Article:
As a critic who does indeed have their reviews fed into Rotten Tomatoes, I do tend to reject the idea that “critics know nothing, and only audience scores matter.” This really is not reflective of reality, as most of the time, critic and audience scores are pretty similar, especially in genres where you might not think that’s true like superhero films. There are outliers, sure, but on the whole? We’re not so different, you and I.
However, you want to see a real outlier? Look no further than Five Nights at Freddy’s, which boasts one of the largest gaps between critic reviews and audience/box office success in recent memory.
The stats here:
- Rotten Tomatoes: Critic Score – 28%, Audience Score – 89%
- Metacritic: Critic Score – 3.3, Audience score – 8.1
- Box Office: $132 million global opening weekend, highest for Blumhouse, highest for Halloween weekend, highest for a woman-director horror film, one of the highest openers for a horror film…ever.
I’ve said previously it’s rare that there has been a film made less for critics and more for fans in a way that has turned out this well in memory. We can look at other well-performing films critics hated and fans liked but the gaps aren’t this wide.
The Lion King had a 52% versus an 88% for critic/audience score. Transformers Age of Extinction: 18% to 50%. Jurassic World Dominion: 29% to 77%. Fifty Shades of Grey, 25% to 41%. Twilight, 49% to 72%.
In most cases, we might get a blockbuster movie reviewed badly by critics, but fans mostly like it and it does solid at the box office. Or critics love a movie, fans love a movie, and it does great. If critics love a movie and fans hate it, you might get some awards, but probably not a big box office haul.
That’s why Five Nights at Freddy’s is so unique. Critics hate it. It’s not just the Rotten Tomatoes score, the 33 on Metacritic means its average score is akin to a 1.5/5 stars or a 3/10. And in contrast fans love it. Those are extremely high audience scores for those platforms, and the box office haul has instantly set enough records where an entire FNAF movie series is being mapped out as we speak.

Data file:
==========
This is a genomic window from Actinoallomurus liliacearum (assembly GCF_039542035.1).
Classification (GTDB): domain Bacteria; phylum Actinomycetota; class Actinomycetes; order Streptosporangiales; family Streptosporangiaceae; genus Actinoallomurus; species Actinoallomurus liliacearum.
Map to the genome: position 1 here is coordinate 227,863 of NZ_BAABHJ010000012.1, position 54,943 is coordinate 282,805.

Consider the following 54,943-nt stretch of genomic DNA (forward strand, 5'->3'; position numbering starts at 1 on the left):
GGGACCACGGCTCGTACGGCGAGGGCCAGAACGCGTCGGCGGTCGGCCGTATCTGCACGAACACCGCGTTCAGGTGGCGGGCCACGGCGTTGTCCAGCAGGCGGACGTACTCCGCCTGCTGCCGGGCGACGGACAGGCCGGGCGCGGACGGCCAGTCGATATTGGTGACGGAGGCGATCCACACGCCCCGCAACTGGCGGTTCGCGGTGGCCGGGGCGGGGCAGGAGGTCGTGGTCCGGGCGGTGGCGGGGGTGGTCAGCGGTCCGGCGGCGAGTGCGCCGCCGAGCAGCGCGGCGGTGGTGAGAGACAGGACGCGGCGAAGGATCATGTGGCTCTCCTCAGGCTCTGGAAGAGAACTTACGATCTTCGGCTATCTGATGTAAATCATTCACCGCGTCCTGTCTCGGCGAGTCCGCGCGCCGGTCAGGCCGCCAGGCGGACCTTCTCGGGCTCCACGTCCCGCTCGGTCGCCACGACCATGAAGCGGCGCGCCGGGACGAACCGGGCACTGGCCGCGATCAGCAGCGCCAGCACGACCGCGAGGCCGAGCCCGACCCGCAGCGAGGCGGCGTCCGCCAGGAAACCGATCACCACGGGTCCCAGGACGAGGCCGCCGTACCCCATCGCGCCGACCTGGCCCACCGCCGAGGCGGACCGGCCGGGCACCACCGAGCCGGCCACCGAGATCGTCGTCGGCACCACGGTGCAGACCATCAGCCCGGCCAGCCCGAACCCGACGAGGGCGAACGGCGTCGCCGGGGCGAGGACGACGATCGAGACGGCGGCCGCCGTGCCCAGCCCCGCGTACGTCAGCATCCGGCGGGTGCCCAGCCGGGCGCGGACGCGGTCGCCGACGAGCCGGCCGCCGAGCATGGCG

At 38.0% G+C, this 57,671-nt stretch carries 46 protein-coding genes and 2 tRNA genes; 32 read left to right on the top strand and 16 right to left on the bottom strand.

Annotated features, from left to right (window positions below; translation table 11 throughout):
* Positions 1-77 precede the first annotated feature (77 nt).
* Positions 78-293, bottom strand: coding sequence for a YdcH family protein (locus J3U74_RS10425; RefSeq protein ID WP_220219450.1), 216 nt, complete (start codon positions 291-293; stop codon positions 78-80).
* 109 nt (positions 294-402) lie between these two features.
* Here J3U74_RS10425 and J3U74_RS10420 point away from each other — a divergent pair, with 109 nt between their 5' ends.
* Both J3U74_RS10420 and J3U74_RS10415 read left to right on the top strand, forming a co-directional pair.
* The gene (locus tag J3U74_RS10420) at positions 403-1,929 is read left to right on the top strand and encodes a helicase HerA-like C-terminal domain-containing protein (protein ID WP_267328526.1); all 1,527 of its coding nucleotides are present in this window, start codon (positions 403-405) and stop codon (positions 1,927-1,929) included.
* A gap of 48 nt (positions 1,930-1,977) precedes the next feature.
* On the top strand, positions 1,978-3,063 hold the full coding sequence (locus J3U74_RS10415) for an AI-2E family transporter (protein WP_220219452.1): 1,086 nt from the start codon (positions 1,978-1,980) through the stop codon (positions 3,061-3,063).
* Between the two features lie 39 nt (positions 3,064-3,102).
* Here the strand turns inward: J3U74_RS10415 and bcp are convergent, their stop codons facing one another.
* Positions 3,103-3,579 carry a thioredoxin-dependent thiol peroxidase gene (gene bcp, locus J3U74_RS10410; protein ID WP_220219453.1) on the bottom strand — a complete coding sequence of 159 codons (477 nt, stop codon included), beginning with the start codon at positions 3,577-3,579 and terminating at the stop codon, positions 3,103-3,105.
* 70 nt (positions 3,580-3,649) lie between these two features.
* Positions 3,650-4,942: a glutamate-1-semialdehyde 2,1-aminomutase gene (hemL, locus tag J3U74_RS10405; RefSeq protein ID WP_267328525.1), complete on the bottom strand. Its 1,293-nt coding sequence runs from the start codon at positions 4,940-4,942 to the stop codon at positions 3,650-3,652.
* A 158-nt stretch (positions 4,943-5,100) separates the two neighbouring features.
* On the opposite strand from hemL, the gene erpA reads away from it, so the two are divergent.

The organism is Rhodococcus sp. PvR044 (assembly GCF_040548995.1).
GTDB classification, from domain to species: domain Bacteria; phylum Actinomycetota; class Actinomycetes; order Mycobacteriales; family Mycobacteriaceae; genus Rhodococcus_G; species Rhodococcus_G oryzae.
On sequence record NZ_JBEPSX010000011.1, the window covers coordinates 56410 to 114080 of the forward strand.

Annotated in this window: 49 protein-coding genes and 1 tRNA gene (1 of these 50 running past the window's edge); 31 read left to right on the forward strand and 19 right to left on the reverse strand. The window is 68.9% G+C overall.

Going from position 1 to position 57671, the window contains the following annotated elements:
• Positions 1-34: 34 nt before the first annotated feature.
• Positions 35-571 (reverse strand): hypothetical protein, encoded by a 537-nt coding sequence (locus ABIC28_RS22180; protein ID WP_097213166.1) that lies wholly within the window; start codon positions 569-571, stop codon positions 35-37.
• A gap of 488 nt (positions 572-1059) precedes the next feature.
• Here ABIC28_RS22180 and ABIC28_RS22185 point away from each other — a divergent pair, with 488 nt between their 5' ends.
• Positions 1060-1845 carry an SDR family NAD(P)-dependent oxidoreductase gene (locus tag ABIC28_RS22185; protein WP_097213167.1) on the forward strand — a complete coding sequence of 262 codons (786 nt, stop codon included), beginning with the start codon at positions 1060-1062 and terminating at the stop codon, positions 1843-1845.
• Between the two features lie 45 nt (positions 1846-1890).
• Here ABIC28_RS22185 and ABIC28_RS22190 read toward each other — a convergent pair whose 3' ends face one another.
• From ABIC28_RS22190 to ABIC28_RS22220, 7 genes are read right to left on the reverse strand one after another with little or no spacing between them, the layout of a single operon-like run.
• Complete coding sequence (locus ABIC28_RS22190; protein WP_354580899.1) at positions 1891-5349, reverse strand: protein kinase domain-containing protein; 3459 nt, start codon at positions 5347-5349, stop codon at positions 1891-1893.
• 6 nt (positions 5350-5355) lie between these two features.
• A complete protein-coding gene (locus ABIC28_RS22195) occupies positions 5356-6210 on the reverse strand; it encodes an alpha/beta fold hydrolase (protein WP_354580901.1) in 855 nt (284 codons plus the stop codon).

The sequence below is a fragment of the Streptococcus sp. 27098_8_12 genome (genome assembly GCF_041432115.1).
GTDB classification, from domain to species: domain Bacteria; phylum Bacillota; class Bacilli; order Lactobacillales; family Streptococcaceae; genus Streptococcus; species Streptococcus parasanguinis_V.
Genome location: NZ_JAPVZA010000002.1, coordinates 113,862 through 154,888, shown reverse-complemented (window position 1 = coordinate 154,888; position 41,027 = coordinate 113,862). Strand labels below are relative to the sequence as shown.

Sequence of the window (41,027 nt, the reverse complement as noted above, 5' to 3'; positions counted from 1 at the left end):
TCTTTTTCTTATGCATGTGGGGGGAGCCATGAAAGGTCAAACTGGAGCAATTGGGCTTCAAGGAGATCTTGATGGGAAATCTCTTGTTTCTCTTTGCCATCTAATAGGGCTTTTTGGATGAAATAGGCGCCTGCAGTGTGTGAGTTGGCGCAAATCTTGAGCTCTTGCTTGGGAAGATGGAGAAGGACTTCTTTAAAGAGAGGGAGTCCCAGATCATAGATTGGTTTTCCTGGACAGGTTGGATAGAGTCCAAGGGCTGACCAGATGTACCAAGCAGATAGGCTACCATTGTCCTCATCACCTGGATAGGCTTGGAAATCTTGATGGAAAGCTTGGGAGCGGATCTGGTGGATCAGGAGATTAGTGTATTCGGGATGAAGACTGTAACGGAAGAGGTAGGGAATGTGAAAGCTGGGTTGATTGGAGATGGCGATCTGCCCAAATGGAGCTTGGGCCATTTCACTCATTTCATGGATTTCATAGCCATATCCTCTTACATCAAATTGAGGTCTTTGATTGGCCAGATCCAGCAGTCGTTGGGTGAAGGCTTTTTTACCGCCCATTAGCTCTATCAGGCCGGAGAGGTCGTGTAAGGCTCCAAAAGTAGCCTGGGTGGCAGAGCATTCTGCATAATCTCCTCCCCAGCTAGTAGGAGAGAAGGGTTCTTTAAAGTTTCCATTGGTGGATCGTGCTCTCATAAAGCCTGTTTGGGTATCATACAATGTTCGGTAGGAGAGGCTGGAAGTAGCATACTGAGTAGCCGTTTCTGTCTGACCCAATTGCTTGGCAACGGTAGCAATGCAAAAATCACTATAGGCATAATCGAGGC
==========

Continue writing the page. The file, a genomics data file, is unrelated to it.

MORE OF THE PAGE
I understand why this is happening. Essentially no “accredited” critics on places like IMDB or Metacritic are in the target age group for this movie, though given that it is a horror movie, it’s not exactly like reviewing the latest Disney/Pixar feature for them. Rather, FNAF is an entire culture, a culture that really no critics are a part of, which you can’t say about like, The Lion King or Twilight. Even keeping all this in mind I probably couldn’t give FNAF more than a 6/10 purely as a horror movie, even if I thought it was pretty okay. But for fans? I haven’t heard many not raving about it, and it will indeed be one of the biggest box office success stories of the year right alongside Oppenheimer and Barbie (which of course, have exponentially bigger budgets).
Yes, I do think critic reviews and Rotten Tomatoes scores and such are useful. They are pretty good indicators most of the time. But for Five Night’s at Freddy’s, this is a unique dichotomy between and target audience and a critic class entirely removed from it that has produced these huge splits and wild results.